As a wedding planner with what seems like a constant crazy schedule, I always find myself making excuses for why I can’t leave my desk, let alone actually leave town. When I do treat myself to a vacation, though, I always come back feeling refreshed, recharged and ready to make things happen, and I’m reminded how valuable vacation time is for me as small business owner.
With summer in full swing and a mini vacation fast approaching on my own calendar, I thought now would be the perfect time to break down some vacation prep tips for wedding planners. Hint: a lot of it has to do with giving up control. So hand over the reigns, put on your linen pants and go get a tan. Or a mojito. Or both.
Prep Before You Go
1) Choose a good time for you to break away from work. If you try to leave during the month you have three huge events coming up, you’ll never be able to completely unplug.
2) Give fair notice to your couples/clients. Let them know what to expect and be honest. I tend to make the mistake of saying, “I’ll be on vacation, but if you need anything at all, call me…” Try to not do that. Make exceptions in extreme cases, but, if at all possible, always refer clients to another trusted and responsible point of contact.
3) Give clients “homework” that they can do while you’re away. Vacation doesn’t mean that the planning process has to go entirely on hold. Sitting idle can be hard for a bride with a wedding around the corner. Most clients simply want something to do so they know they’re working toward their goal–here’s how you can make sure they are:
Visit your client checklist in Aisle Planner and create and assign a handful of next tasks to your clients. Set due dates to encourage clients to complete the tasks before your return. Some of my favorite ways to keep clients productive while I’m away include:
→ Inspiration Uploading
If you’re early in the planning process, create a few style guides in Aisle Planner’s design studio for your clients and ask them to sort through the images they’ve collected on Pinterest and upload their favorites into Aisle Planner.
→ Song Lists
Create a new note within Aisle Planner titled, “song list” and ask your clients to fill in the blanks with music selections for the first dance, father/daughter dance, reception songs, do-not play songs, etc.
→ Seating Charts
If a client’s wedding date is near, prepare their seating chart in Aisle Planner with the appropriate table numbers/table names and max chair counts per table so your clients can work on assigned seating.
The same goes for your team. Delegate tasks to keep team members productive while you’re away. To help ensure my clients don’t feel forgotten in my absence, I like to assign each team member a couple or two to check in on at least once while I’m gone. Create a task and using our checklist tool and set automatic reminders visible only to staff: “Jenny to check in on Erica and Matt today.”
I tend to make the mistake of saying, “I’ll be on vacation, but if you need anything at all, call me…” Try to not do that.
4) Schedule social media posts. Use social media management tools like Buffer, Edgar orHootsuite to help you keep a consistent online presence. We also love the idea of scheduling a social media “takeover” with a vendor or partner–it allows you to relax knowing your channels aren’t silent, and it’s a great way for the vendor to get their name out there with a new set of followers.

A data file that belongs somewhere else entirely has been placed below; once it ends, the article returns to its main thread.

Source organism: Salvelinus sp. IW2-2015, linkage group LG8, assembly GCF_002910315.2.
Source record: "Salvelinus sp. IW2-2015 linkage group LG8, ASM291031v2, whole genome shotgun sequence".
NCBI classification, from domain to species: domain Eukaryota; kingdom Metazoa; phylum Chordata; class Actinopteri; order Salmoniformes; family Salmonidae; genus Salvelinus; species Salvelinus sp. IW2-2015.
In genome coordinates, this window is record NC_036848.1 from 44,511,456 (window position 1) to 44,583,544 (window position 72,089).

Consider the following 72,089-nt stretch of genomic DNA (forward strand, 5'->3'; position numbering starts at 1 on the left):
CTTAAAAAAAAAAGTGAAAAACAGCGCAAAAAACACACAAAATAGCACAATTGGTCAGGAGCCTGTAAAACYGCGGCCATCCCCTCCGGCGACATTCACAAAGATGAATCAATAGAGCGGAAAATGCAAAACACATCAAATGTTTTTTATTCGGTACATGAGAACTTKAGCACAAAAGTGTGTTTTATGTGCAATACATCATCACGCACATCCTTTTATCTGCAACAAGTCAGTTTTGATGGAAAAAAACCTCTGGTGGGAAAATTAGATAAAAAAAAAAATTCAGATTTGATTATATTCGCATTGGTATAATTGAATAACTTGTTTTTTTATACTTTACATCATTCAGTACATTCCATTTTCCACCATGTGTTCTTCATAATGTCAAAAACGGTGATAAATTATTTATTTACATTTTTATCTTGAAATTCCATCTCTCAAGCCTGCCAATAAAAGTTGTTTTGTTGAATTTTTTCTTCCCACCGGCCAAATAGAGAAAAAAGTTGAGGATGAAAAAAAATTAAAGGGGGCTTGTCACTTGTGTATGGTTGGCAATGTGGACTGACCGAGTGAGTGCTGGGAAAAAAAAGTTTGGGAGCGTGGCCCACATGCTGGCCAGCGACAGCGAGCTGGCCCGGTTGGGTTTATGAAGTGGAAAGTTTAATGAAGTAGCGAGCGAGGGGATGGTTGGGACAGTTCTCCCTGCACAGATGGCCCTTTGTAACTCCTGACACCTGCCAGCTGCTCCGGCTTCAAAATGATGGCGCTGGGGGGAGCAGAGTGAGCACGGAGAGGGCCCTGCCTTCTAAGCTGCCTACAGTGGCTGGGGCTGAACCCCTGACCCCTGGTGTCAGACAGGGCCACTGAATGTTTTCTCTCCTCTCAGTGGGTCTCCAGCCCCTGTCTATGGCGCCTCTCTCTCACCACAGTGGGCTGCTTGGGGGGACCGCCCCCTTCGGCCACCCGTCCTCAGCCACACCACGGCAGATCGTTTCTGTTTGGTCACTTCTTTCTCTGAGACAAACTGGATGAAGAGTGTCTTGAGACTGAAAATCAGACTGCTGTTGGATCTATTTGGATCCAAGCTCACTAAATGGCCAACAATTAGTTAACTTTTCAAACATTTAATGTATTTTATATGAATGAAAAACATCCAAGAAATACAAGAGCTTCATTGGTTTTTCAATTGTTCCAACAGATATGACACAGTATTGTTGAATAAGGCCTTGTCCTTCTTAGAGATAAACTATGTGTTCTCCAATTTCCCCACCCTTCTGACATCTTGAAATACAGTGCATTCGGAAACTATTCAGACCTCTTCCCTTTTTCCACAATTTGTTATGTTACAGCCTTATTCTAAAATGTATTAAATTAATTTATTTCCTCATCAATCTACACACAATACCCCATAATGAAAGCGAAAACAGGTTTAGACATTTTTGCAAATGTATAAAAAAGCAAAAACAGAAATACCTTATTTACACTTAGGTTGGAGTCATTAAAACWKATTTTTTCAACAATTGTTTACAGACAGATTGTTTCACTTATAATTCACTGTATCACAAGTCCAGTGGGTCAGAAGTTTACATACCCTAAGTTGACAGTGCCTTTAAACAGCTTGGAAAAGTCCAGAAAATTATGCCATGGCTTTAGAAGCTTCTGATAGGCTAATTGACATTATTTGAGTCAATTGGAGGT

5) Schedule your out-of-office reply for incoming email and set up your voicemail to let callers know you’re on vacation. Don’t promise you’ll get back to everyone on the first day of your return, and remember to keep your schedule clear the first few days to give yourself some time to get settled.
The key is to do all of this in advance. Begin setting calendar reminders, scheduling social media posts and creating tasks in Aisle Planner as soon as you begin planning your vacation.
While You’re Out
1) Unplug. If you’ve followed prep steps 1-5 above, you should have no reason to check your work email. I also like to delete my Facebook, Instagram and Pinterest apps from my phone for the week–they’re quick to reinstall once you get back, and I often find that simply turning off notifications isn’t enough to keep me from habitually opening the apps.
2) If you simply can not unplug for whatever reason, set and stick to a schedule. Allow yourself to check your emails the first 15 minutes of everyday and don’t look at them again until the following morning. I also recommend not replying to emails no matter how tempting it may be. Doing so sets a hard-to-reverse precedent that every time you’re on vacation, you’re still reachable by email.
3) Reprogram your priorities for the week. If you’re a to-do list person, make yourself a lighthearted to-do list for vacation: read a book, try a new cocktail, go three full hours on the beach without your phone, etc. Treat emails as you would treat reading a book in your busy everyday life, and treat reading a book as if it were as important as reading your emails. Repeat a mantra to yourself if you have to. Stick a post-it that reads “ME TIME!” to the mirror in your hotel bathroom if you have to. Remember to allow yourself the time you deserve so that you can ultimately give your business what it deserves.